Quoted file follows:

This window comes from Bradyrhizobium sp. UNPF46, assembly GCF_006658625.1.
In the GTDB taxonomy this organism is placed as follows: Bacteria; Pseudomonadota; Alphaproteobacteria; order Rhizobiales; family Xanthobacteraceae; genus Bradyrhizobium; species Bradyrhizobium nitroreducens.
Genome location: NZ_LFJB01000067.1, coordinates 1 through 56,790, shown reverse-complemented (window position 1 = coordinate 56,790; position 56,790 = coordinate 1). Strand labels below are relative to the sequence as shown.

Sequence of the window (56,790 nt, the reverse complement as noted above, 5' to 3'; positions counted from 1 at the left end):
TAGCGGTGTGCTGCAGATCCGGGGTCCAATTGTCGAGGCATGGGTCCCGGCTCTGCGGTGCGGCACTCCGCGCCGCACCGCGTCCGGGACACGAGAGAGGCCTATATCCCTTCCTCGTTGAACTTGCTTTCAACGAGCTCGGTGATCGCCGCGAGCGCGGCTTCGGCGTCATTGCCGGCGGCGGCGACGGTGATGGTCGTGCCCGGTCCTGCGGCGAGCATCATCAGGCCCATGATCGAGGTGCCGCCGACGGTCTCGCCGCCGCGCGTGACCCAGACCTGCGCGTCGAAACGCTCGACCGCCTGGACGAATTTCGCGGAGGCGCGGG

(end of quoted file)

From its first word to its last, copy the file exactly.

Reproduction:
This window comes from Bradyrhizobium sp. UNPF46, assembly GCF_006658625.1.
In the GTDB taxonomy this organism is placed as follows: Bacteria; Pseudomonadota; Alphaproteobacteria; order Rhizobiales; family Xanthobacteraceae; genus Bradyrhizobium; species Bradyrhizobium nitroreducens.
Genome location: NZ_LFJB01000067.1, coordinates 1 through 56,790, shown reverse-complemented (window position 1 = coordinate 56,790; position 56,790 = coordinate 1). Strand labels below are relative to the sequence as shown.

Sequence of the window (56,790 nt, the reverse complement as noted above, 5' to 3'; positions counted from 1 at the left end):
TAGCGGTGTGCTGCAGATCCGGGGTCCAATTGTCGAGGCATGGGTCCCGGCTCTGCGGTGCGGCACTCCGCGCCGCACCGCGTCCGGGACACGAGAGAGGCCTATATCCCTTCCTCGTTGAACTTGCTTTCAACGAGCTCGGTGATCGCCGCGAGCGCGGCTTCGGCGTCATTGCCGGCGGCGGCGACGGTGATGGTCGTGCCCGGTCCTGCGGCGAGCATCATCAGGCCCATGATCGAGGTGCCGCCGACGGTCTCGCCGCCGCGCGTGACCCAGACCTGCGCGTCGAAACGCTCGACCGCCTGGACGAATTTCGCGGAGGCGCGGG